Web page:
To learn more about dreams, visit my website at http://www.healingdreamgarden.com.

Working with Dream Themes: Dreams of My Father

Dreams of the Father

Dreaming of One’s Father

The appearance of the father in a dream is one that is loaded with significance because of the rich and deep associations, perhaps very negative or very positive, with our experience of having a father. My own long relationship with my father was one of the richest (full of ups and downs) and best and most supportive in my life so this week when I had the unusual occurrence of two dreams about him around the 8th anniversary of his death I decided to take a closer than usual look at this powerful dream symbol.

Look for Personal Associations

I first looked at my personal association the father symbol. Reflecting on this symbol made me realize first and foremost the supportive and caring association I had with my father. So his image in the dream represents for me caring and supportive energy that is near me now, even though he has passed.

Look for Conventional Associations

I next perused various dream dictionaries for the usual explanations of the symbol of the father. Depending on the dream dictionary, there were often many and varied meanings ranging from the father being a symbol of power, authority, and the law to being a harbinger indicating difficult times were coming and that one should seek wise advice.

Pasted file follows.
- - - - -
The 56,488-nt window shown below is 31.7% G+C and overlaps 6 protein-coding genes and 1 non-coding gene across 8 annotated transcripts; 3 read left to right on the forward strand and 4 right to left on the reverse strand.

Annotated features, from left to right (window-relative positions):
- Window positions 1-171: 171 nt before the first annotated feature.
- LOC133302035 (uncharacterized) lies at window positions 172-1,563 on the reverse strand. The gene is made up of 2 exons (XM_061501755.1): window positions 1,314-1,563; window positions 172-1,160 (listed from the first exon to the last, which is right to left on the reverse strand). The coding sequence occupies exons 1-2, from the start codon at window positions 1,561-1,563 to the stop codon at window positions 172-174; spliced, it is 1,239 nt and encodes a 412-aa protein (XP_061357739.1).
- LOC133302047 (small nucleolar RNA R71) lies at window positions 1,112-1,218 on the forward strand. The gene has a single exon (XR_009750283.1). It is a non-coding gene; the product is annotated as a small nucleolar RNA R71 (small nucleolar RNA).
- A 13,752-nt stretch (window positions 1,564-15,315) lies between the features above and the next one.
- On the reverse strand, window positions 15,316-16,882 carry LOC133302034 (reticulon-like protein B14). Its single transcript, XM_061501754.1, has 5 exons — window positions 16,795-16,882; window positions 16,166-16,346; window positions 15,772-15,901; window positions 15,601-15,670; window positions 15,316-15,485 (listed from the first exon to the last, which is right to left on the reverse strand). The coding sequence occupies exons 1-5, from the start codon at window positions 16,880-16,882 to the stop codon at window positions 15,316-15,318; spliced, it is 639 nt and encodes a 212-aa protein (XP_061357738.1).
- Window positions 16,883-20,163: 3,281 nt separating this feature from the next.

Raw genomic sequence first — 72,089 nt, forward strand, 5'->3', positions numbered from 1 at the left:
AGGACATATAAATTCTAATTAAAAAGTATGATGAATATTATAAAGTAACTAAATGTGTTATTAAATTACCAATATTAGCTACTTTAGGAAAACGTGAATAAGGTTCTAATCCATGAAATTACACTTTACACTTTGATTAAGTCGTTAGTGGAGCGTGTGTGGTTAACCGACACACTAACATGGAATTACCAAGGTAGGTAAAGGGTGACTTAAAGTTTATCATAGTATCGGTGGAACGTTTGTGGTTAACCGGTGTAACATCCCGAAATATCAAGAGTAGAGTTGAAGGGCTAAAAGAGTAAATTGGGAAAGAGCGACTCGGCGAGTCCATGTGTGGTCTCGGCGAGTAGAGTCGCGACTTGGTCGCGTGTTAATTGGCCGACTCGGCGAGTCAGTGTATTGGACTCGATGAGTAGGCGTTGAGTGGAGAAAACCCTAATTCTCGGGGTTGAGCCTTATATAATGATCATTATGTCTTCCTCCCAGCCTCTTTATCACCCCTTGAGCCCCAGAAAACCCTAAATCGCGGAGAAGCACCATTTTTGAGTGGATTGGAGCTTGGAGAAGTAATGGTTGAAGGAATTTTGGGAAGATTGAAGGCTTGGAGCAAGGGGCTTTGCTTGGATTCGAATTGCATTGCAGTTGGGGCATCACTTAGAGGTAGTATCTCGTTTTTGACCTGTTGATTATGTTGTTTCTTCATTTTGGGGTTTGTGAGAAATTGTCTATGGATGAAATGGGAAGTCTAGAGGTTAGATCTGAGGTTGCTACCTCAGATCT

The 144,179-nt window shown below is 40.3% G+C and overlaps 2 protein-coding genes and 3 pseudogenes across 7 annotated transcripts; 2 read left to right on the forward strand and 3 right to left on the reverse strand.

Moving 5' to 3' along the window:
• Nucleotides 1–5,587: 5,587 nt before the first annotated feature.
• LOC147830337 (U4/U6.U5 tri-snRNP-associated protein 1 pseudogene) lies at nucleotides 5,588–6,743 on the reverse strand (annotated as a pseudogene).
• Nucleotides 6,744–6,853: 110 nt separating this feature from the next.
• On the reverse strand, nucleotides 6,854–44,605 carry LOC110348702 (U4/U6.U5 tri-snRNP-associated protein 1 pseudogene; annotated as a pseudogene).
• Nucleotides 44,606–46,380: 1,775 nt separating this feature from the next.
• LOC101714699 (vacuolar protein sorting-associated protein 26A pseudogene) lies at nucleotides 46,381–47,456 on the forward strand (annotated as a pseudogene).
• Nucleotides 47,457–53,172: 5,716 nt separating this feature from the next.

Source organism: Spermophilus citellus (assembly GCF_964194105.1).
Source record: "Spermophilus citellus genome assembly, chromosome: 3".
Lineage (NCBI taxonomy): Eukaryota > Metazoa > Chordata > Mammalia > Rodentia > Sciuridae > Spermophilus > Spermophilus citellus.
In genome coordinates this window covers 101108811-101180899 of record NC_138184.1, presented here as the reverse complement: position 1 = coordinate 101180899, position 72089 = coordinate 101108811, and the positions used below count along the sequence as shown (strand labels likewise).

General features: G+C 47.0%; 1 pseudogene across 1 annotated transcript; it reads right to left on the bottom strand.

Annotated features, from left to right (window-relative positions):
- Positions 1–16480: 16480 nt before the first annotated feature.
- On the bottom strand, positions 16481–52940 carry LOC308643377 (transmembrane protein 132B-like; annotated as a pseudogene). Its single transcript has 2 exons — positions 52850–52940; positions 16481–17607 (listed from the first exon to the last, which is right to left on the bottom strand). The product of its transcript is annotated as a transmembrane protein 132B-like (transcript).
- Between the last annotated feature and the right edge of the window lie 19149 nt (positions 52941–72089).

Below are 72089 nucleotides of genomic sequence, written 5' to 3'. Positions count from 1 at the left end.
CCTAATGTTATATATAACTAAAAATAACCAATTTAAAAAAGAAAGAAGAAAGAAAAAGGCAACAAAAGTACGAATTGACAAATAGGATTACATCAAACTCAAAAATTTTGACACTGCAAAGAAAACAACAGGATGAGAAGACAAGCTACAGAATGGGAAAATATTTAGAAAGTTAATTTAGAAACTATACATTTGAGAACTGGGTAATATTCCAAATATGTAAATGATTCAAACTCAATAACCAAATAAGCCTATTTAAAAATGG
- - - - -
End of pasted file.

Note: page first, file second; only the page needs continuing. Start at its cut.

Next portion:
Reflect More Deeply

When I research various meanings like this, I consider it a form of brainstorming. I am not ready to accept the answers I find at face value. I just want to see all the general associations with the father out there, perhaps coming across some I haven’t seen before. While doing this, I look for any of these to have a meaning that resonates with me, an association that might feel like it has a meaning tailored for me in my specific dream. I ran across one such meaning I hadn’t seen before and it resonated. A dream about the father, in Arabic and Islamic traditions, and found at http://dreamingthedreams.com/meanings/Father/ means help for a waking issue will come from sources one doesn’t anticipate.

Stick to the Feelings in and Generated by the Dream

This meaning was valid specifically for me because it connected the feelings in the dream and those generated by the dream with what has been going on in my life. In both dreams, my father was feeling confident and happy. He wasn’t trying to warn or help me, which means that part of me in the dream that is represented by my father is apparently happy and satisfied! This is odd because recently I have made a risky career choice my father wouldn’t necessarily have approved of when he was living, which is resulting in a situation where I need help but from sources I can’t imagine. I have tried all the usual solutions and sources I know of and none have yet worked; however, other dreams of mine indicated that help will come—even though the source was not revealed. When I read this last interpretation of help coming from unexpected sources, it tied all the meanings and feelings together and comforted me.